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Faculty Resources: Copyright & Creative Commons

This guide is an introduction to the library and our services for Lanier Technical College Faculty.

What is Copyright?

Copyright grants a set of exclusive rights to creators, which means that no one else can copy, distribute, perform, adapt or otherwise use the work in violation of those exclusive rights. This gives creators the means to control the use of their works by others, thereby incentivizing them to create new works in the first place.

The person who controls the rights, however, may not always be the author. It is important to understand who controls the exclusive rights granted by copyright in order to understand who has authority to grant permissions to others to reuse the work.

About Creative Commons License

Creative Commons licenses give everyone from individual creators to large institutions a standardized way to grant the public permission to use their creative work under copyright law. From the reuser’s perspective, the presence of a Creative Commons license on a copyrighted work answers the question, “What can I do with this work?”

The Creative Commons License Options
There are six different license types, listed from most to least permissive here:

CC BYCC BY:

CC BY-SACC BY-SA:

CC BY-NCCC BY-NC:

CC BY-NC-SACC BY-NC-SA:

CC BY-NDCC BY-ND:

CC BY-NC-NDCC BY-NC-ND:

© 2019. This work is licensed under a CC BY 4.0 license.

Copyright Resources

You may find some of these resources helpful in answering your copyright questions.

Download the fillable Fair Use Checklist

The University System of Georgia’s Fair Use Checklist was developed by our colleagues at Georgia State University.

The Fair Use Checklist does not constitute legal advice, and it does not create any attorney-client relationship.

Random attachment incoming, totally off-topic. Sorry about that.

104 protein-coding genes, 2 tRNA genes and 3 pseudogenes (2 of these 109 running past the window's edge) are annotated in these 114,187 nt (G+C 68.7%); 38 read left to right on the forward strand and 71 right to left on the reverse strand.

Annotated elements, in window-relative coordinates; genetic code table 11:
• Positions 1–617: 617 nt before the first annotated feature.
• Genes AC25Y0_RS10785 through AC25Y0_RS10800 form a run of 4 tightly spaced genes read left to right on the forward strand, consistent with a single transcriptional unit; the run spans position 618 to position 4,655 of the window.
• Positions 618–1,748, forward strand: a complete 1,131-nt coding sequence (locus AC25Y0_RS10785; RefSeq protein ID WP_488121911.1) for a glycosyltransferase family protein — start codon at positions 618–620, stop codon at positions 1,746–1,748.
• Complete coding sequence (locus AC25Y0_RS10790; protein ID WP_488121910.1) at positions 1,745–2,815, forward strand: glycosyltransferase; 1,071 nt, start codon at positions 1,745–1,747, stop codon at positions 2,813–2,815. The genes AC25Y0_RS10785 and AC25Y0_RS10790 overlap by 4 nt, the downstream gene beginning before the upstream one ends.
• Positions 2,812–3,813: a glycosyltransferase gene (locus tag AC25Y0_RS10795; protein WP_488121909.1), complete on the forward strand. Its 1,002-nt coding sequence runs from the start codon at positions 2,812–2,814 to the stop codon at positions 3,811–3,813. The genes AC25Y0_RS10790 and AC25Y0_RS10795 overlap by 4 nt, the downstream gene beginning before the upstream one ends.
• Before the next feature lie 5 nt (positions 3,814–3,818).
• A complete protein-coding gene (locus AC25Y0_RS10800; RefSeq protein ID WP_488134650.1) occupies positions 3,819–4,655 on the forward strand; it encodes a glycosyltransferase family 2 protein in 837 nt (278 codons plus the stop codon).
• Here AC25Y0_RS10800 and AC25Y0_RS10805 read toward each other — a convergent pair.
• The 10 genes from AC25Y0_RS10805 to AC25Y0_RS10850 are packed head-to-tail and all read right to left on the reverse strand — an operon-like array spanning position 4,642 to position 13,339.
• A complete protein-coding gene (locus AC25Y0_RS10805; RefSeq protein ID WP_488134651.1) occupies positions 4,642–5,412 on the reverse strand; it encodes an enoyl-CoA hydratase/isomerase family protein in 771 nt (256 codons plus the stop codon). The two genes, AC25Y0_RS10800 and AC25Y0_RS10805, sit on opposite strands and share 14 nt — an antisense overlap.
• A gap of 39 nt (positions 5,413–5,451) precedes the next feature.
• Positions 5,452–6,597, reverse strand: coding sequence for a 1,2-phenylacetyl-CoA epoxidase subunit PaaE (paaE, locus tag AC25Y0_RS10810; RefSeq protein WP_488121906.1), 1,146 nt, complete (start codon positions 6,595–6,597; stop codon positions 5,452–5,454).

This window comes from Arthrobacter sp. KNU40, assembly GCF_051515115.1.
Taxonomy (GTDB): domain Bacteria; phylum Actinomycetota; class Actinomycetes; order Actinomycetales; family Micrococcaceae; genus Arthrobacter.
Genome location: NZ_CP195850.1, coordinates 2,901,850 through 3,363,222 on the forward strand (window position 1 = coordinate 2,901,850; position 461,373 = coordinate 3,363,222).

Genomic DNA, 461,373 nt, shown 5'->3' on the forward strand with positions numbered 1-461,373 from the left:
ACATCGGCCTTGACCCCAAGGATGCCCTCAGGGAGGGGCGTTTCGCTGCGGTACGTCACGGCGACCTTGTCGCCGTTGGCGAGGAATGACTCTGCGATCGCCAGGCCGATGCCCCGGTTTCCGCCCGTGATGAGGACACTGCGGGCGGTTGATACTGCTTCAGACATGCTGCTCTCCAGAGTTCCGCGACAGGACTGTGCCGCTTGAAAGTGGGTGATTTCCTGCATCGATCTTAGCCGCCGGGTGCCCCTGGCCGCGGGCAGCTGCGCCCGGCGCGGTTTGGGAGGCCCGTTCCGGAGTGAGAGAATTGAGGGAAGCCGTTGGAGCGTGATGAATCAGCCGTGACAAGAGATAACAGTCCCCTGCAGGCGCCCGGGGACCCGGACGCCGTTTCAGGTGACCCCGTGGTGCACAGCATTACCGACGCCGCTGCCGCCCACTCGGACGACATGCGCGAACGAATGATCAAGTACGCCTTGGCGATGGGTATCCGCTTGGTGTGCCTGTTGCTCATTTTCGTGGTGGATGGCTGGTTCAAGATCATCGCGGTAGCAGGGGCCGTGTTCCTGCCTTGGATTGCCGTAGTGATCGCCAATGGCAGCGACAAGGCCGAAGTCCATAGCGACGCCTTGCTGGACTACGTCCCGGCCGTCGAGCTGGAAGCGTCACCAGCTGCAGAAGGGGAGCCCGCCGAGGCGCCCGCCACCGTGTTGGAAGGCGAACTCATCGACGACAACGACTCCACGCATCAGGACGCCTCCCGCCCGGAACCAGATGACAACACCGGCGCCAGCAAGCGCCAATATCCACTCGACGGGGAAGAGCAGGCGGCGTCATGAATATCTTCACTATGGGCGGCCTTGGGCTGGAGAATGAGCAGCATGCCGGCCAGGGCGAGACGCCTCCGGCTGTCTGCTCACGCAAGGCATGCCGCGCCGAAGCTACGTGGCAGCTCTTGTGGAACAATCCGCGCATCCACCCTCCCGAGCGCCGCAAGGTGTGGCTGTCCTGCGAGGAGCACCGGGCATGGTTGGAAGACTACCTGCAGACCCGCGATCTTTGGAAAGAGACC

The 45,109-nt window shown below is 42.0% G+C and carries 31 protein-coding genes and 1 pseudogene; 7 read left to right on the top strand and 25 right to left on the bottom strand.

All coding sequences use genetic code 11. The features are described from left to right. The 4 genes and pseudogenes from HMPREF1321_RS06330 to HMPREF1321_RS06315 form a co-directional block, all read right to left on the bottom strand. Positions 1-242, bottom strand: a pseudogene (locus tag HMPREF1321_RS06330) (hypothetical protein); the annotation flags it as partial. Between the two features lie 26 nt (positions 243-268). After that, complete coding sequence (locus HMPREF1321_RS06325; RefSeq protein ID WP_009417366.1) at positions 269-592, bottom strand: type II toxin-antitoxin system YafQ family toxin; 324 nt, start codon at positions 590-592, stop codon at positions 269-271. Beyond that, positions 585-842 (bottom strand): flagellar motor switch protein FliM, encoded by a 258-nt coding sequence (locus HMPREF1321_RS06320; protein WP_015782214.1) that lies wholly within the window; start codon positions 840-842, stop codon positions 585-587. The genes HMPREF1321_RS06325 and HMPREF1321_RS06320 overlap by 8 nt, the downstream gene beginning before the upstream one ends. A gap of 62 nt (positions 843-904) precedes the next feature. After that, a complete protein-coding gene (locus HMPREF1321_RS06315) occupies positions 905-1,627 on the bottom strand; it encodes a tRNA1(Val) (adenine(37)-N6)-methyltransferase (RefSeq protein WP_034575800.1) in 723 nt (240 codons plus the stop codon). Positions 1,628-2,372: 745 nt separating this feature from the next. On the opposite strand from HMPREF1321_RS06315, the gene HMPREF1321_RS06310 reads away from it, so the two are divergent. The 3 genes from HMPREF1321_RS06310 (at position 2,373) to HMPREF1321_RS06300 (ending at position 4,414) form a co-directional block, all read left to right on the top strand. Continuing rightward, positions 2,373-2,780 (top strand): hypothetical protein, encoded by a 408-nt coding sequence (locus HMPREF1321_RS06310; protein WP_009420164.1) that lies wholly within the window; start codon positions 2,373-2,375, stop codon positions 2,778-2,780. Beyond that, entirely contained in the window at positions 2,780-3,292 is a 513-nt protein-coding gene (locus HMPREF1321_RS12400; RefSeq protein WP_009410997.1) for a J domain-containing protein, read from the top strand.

Public Domain

Works which are not owned by someone, and therefore not protected by copyright.
A work may be in the public domain because:

  • Created before copyright laws (example: The Iliad, Canterbury Tales),
  • its copyright protection has expired (example: Adventures of Huckleberry Finn, Moby-Dick; or, The Whale),
  • it never had copyright protection or its protection was lost (example: a work published before March 1, 1989 and did not carry a copyright notice),
  • it was dedicated to the public domain.

​In addition, the following items are never covered by copyright:

  • works created by the U.S. government (except under contract).
  • reprints of works in the public domain (but a license may restrict use.)
  • ideas, facts, and common property (i.e., calendars and phone books)
  • federal laws and court decisions
  • words, names, slogans and phrases
  • most blank forms
  • recipes, discoveries, procedures, and systems (but not the words that describe them.)
Initial US Copyright Current Copyright Status
before 1923 Public domain
1923-1963 Still protected by copyright law if the copyright was renewed; check for renewal at Stanford Copyright Renewal Database and the Library of Congress Copyright Database to cover the entire date range.
1964-1977 Still protected by copyright law. Protected 28+67=95 years from initial copyright date.
1978- Still protected by copyright law; however, these rules are very complex. Generally speaking copyright protection ends 70 years after death of author.

Just because an item is old doesn't guarantee that it is part of the public domain. If you're at all uncertain, get permission from the creator or owner to use or copy the work.

For a detailed table about the different terms for copyright versus public domain.

The Creative Commons Public Domain Dedication

Public domain

CC0 (aka CC Zero) is a public dedication tool, which allows creators to give up their copyright and put their works into the worldwide public domain. CC0 allows reusers to distribute, remix, adapt, and build upon the material in any medium or format, with no conditions.